Definitions for magnetometerˌmæg nɪˈtɒm ɪ tər

This page provides all possible meanings and translations of the word magnetometer

Random House Webster's College Dictionary

mag•ne•tom•e•terˌmæg nɪˈtɒm ɪ tər(n.)

  1. an instrument for measuring the intensity of a magnetic field.

    Category: Electricity and Magnetism

  2. an instrument for detecting the presence of ferrous or magnetic materials, as in concealed weapons.

    Category: Electricity and Magnetism

Origin of magnetometer:

1820–30; < F magnétomètre; see magneto -, -meter

mag`ne•tom′e•try(n.)

Princeton's WordNet

  1. magnetometer, gaussmeter(noun)

    a meter to compare strengths of magnetic fields

Wiktionary

  1. magnetometer(Noun)

    An instrument used to measure the intensity and direction of a magnetic field, especially at points on the Earth's surface.

Webster Dictionary

  1. Magnetometer(noun)

    an instrument for measuring the intensity of magnetic forces; also, less frequently, an instrument for determining any of the terrestrial magnetic elements, as the dip and declination

Freebase

  1. Magnetometer

    A magnetometer is a measuring instrument used to measure the strength and, in some cases, the direction of magnetic fields. The first magnetometer was invented by Carl Friedrich Gauss in 1833 and notable developments in the 19th century included the Hall Effect which is still widely used. Magnetometers can be divided into scalar devices which only measure the intensity of the field and vector devices which also measure the direction of the field. Magnetometers are widely used for measuring the Earth's magnetic fields and in geophysical surveys to detect magnetic anomalies of various types. They are also used militarily to detect submarines. Consequently some countries, such as the USA, Canada and Australia classify the more sensitive magnetometers as military technology, and control their distribution. Magnetometers can be used as metal detectors: they can detect only magnetic metals, but can detect such metals at a much larger depth than conventional metal detectors; they are capable of detecting large objects, such as cars, at tens of meters, while a metal detector's range is rarely more than 2 meters. In recent years magnetometers have been miniaturised to the extent that they can be incorporated in integrated circuits at very low cost and are finding increasing use as compasses in consumer devices such as mobile phones and tablet computers.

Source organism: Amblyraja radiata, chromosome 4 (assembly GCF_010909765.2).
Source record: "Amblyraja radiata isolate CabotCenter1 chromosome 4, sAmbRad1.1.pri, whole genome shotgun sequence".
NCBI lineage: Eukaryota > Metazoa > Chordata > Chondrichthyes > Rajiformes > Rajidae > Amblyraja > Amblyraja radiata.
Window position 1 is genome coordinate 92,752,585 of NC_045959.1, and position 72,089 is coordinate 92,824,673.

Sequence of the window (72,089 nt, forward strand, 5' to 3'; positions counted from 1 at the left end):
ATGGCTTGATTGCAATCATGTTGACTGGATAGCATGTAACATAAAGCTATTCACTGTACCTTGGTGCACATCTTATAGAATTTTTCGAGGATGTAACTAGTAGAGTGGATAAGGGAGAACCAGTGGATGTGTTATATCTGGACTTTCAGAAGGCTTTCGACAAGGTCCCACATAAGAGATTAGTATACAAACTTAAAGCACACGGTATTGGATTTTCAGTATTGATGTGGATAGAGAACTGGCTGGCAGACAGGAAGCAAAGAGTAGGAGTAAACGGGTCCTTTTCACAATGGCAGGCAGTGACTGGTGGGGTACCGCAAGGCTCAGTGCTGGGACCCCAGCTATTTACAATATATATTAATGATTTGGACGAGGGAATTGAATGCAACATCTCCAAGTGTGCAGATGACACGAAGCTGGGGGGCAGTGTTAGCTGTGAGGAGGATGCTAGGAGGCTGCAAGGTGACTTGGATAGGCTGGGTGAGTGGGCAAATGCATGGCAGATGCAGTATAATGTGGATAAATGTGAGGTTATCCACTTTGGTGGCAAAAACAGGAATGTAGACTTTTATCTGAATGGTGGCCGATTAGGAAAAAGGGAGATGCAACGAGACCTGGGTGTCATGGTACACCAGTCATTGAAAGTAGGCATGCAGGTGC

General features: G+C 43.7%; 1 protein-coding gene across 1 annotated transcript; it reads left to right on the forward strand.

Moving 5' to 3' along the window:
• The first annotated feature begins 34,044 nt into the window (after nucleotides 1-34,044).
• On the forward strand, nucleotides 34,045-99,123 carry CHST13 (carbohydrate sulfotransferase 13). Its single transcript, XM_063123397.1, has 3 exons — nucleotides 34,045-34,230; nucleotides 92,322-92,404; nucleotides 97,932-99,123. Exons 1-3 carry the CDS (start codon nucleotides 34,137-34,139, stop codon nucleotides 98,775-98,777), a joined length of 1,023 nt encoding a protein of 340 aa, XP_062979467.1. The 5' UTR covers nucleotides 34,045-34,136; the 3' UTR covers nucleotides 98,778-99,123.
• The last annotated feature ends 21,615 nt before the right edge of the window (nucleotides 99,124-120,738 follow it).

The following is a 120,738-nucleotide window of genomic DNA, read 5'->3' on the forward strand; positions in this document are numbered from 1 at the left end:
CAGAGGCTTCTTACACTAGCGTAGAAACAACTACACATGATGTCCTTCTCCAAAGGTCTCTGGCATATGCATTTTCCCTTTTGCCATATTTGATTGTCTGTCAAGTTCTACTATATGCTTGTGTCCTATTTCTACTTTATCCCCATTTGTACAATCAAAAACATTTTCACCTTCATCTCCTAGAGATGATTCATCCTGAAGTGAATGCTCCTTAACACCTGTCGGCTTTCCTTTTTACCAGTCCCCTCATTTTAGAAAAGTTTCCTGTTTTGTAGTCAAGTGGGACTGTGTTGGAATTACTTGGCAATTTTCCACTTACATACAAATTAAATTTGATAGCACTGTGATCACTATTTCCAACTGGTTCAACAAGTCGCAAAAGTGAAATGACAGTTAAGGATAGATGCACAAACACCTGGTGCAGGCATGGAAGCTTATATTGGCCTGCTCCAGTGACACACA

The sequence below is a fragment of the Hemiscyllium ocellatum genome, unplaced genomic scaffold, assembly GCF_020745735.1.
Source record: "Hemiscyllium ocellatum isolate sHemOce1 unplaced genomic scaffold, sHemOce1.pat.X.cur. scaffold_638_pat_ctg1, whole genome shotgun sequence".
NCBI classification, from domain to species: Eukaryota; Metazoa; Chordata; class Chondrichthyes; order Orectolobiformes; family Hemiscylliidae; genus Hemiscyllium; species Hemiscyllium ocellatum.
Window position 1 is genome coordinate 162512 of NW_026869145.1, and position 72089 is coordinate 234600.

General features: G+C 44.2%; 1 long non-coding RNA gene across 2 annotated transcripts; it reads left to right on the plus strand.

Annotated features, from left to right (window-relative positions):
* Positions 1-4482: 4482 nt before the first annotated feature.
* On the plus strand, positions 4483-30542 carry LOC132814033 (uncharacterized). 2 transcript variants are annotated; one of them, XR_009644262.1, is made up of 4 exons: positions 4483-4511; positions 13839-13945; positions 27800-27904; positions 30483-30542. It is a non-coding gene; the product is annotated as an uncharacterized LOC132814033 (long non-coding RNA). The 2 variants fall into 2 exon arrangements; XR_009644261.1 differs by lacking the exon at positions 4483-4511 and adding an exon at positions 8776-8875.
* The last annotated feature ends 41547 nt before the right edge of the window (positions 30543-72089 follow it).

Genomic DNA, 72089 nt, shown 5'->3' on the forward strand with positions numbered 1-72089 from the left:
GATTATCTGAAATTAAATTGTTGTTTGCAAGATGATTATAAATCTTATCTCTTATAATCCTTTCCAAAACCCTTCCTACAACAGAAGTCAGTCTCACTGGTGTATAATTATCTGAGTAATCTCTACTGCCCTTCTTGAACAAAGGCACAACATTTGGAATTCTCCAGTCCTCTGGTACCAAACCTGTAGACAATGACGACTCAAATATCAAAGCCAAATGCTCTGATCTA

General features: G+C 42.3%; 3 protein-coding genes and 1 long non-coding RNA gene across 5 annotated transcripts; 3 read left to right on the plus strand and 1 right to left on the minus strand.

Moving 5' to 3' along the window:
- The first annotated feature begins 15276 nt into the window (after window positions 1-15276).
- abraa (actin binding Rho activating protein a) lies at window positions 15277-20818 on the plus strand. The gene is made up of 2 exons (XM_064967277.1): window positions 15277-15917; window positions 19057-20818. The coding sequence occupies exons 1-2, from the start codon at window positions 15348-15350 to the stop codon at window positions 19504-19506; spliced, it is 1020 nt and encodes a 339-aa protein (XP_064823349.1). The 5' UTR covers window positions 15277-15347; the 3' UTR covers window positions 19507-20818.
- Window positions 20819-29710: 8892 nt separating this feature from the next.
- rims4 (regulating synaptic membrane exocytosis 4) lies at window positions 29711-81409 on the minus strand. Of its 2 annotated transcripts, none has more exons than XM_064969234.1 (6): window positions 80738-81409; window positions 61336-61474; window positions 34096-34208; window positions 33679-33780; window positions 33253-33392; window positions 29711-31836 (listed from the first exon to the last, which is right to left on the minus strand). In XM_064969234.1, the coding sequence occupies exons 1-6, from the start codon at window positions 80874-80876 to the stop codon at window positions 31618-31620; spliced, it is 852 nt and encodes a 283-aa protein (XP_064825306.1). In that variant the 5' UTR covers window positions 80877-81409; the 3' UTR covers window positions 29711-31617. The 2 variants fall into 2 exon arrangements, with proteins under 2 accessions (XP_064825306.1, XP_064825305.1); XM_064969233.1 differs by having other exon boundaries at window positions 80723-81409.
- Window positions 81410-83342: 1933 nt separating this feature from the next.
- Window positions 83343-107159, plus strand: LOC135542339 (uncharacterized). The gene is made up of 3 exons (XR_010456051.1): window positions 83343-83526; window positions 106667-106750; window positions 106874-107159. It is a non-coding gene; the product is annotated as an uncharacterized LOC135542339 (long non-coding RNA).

The Standard Electrical Dictionary

  1. Magnetometer

    (a) A reflecting galvanometer, with heavy magnetic needle, dampened by a copper frame. It was devised by Weber. (b) An apparatus for measuring the intensity of magnetic force. It may consist of a magnet suspended by bifilar or by torsion suspension. A reflecting mirror and scale as in the reflecting galvanometer may be used to act as indicator of its motions. It is used in investigations of the intensity of the earth's field. If the motions of the spot of light are received on a moving strip of sensitized paper and are thereby reproduced photographically, the instrument is self-recording. Such an apparatus is used in the Kew Observatory, Eng., for recording the terrestrial magnetic elements.

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